Someday every trader learns about “paper trading”. Even large trading companies offer their trainees to begin with working out a trading session in a notepad.
The question that comes to everyone is why trading in your notebook when you can use a demo account? What can one learn from “paper trading”?
Let’s look into this method of self-study to make out why it can be useful. And let’s start with guidelines so that you could evaluate the effectiveness of the recommendations straight away.
A step-by-step guide to paper trading
Step 1. Write basic parameters
First, we need to write down the basic parameters of the process, including
- the initial amount in your trading account;
- the assets selected for trading (for example, certain currency pairs or metals);
- the strategies to be applied.
This step will help you focus on a narrow list of trading instruments. Choose 3-5 assets and up to 3 trading strategies.
Step 2. Don’t forget about the limits
Specify the amount of money you are ready to lose. Remember that 100% of your deposit is not a limit, but a bankruptcy. Try to stick to 5-10% of your initial capital.
Make sure you fix your profit target. The basic rules of money management say that the profit target should be at least twice the size of the loss limit.
Step 3. Start “paper trading”
Go to the platform and study the charts of selected assets on different time frames to find the right situation. If a strategy gives you a signal, write down that you have made a trade.
Example: The RSI indicates overbought on 5 minutes time frame of the EUR/USD chart. There are no other reasons to go short. We invest $10 and set the expiration time of 20 minutes. The entry quote is 1.16120. The entry time is 10:15.
You can continue to monitor this asset. Why? The thing is that there is a psychological difference in analyzing the instrument before and after entering a trade. However, there is almost no such psychological component when you are “paper trading”. Therefore, it will be easier for you to analyze the factors that can prove or overturn your investment hypothesis.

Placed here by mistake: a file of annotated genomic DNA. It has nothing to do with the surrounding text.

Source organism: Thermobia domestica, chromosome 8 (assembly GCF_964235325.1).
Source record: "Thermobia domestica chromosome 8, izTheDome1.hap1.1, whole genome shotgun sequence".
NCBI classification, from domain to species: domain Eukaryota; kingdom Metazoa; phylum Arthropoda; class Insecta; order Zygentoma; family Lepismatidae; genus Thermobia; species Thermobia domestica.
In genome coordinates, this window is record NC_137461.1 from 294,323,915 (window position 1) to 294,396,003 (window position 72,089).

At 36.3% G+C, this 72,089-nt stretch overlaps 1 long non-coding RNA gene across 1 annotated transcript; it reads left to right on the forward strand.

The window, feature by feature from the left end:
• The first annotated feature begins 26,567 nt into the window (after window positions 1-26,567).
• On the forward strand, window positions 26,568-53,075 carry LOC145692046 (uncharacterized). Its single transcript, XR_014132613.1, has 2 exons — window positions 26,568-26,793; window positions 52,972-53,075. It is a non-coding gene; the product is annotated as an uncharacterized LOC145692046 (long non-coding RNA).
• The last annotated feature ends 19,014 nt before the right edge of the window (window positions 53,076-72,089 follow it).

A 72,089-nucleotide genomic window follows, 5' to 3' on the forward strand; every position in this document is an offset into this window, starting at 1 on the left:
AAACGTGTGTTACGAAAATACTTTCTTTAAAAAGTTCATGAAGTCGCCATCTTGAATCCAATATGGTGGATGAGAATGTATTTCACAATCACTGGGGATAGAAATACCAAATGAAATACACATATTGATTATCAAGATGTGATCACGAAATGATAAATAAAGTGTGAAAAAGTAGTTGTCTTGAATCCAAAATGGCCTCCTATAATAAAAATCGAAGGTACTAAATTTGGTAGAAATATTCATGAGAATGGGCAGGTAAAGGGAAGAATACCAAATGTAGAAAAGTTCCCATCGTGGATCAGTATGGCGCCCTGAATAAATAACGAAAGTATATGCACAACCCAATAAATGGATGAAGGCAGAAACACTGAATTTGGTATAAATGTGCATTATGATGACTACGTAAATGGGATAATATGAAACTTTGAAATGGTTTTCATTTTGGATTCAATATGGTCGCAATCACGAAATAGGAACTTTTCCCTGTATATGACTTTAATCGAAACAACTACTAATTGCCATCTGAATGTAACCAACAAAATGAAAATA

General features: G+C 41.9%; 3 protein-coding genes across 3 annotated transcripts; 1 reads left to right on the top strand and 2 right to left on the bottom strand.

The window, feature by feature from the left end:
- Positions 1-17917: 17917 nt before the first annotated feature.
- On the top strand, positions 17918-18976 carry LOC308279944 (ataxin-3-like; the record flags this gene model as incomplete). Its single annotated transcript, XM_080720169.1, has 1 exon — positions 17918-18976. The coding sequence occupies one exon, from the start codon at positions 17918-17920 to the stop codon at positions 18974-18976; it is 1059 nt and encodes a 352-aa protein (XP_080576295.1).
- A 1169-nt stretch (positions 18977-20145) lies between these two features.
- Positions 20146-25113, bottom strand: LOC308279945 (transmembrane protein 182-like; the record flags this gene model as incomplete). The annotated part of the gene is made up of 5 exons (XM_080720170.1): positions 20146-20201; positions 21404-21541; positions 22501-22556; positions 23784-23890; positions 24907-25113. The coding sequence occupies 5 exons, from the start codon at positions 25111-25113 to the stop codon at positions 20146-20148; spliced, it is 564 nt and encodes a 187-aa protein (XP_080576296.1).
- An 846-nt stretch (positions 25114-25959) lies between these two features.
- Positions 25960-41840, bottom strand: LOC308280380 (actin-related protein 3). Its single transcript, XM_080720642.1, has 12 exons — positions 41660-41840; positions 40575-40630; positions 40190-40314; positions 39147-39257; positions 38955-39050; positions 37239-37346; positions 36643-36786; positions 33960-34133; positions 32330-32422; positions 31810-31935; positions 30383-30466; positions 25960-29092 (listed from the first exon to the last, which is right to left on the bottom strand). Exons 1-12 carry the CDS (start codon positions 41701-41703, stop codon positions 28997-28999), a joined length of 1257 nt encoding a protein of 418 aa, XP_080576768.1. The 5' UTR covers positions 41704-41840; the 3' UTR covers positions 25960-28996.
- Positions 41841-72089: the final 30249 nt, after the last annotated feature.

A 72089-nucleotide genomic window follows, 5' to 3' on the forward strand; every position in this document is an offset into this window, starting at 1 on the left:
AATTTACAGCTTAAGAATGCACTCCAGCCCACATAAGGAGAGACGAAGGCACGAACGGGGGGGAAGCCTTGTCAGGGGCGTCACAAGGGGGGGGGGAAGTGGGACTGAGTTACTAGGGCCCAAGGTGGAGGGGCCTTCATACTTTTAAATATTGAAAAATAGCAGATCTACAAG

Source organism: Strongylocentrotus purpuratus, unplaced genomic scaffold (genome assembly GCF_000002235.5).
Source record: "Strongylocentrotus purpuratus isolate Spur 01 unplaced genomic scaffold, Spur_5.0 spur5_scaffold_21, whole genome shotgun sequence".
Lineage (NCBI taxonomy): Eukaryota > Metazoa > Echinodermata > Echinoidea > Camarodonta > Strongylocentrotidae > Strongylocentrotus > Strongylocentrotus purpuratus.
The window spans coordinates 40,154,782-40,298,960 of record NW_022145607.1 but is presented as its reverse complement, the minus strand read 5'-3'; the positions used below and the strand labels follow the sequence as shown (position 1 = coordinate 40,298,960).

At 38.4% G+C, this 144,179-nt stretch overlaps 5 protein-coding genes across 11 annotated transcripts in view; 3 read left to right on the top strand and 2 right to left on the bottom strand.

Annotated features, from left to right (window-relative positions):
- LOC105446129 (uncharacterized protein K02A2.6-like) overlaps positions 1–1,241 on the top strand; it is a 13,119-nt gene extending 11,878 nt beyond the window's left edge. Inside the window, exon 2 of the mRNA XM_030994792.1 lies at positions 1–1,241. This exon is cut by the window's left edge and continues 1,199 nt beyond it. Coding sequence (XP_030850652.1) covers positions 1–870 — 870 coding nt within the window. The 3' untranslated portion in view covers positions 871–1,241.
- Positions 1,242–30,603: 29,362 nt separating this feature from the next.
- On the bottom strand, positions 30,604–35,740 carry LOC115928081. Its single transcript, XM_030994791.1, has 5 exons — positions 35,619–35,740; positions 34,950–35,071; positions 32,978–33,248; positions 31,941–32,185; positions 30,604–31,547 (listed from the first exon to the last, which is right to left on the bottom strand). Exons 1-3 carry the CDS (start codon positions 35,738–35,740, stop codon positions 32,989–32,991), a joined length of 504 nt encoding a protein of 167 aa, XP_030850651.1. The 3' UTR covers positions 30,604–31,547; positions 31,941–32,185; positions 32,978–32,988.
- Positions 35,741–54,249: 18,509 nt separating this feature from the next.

Step 4. Summing up the results
Until your limits are met, sum up the interim results by writing them down every hour or 30 minutes.
During the break, you can calculate how much you have to earn or lose, study the efficiency of the strategies and, if necessary, change the ones that failed to meet your expectations with better options.
Step 5. Closing the session
All the trades must be analyzed again. The records you made at step 3 will prevent you from overlooking the most interesting and important moments.
You should make clear conclusions. Try to develop a new idea, which you can use in the future after each “paper trading” experience. For example, if you have been losing for several Mondays in a row while following a particular strategy, remove this system from your portfolio.
Why not a demo account?
On one hand, a demo account is the most useful training tool. Using this simulator is a must for everyone, no matter which financial instrument a trader prefers to work with.
“Paper trading” is an additional method of training. It can be useful if a trader is not satisfied with practicing on a demo account only, or wants to find other approaches to trading. Some users seem to get to the top of their preparation, but still fail to get into the green zone.
In such situations, “paper trading” can be an unorthodox method, which is definitely worth trying.
What can “paper trading” teach you?
The most useful skill you will get while “paper trading” is to think like a real trader. Read step 3 carefully.
Developing this skill will help you break through to a new level of trading. After all, the ability to explain the reasons for entering a trade, as well the readiness to admit mistakes are the defining qualities of a professional.
If you are far from this level, then it is time you tried to understand the market using a notepad and your notes.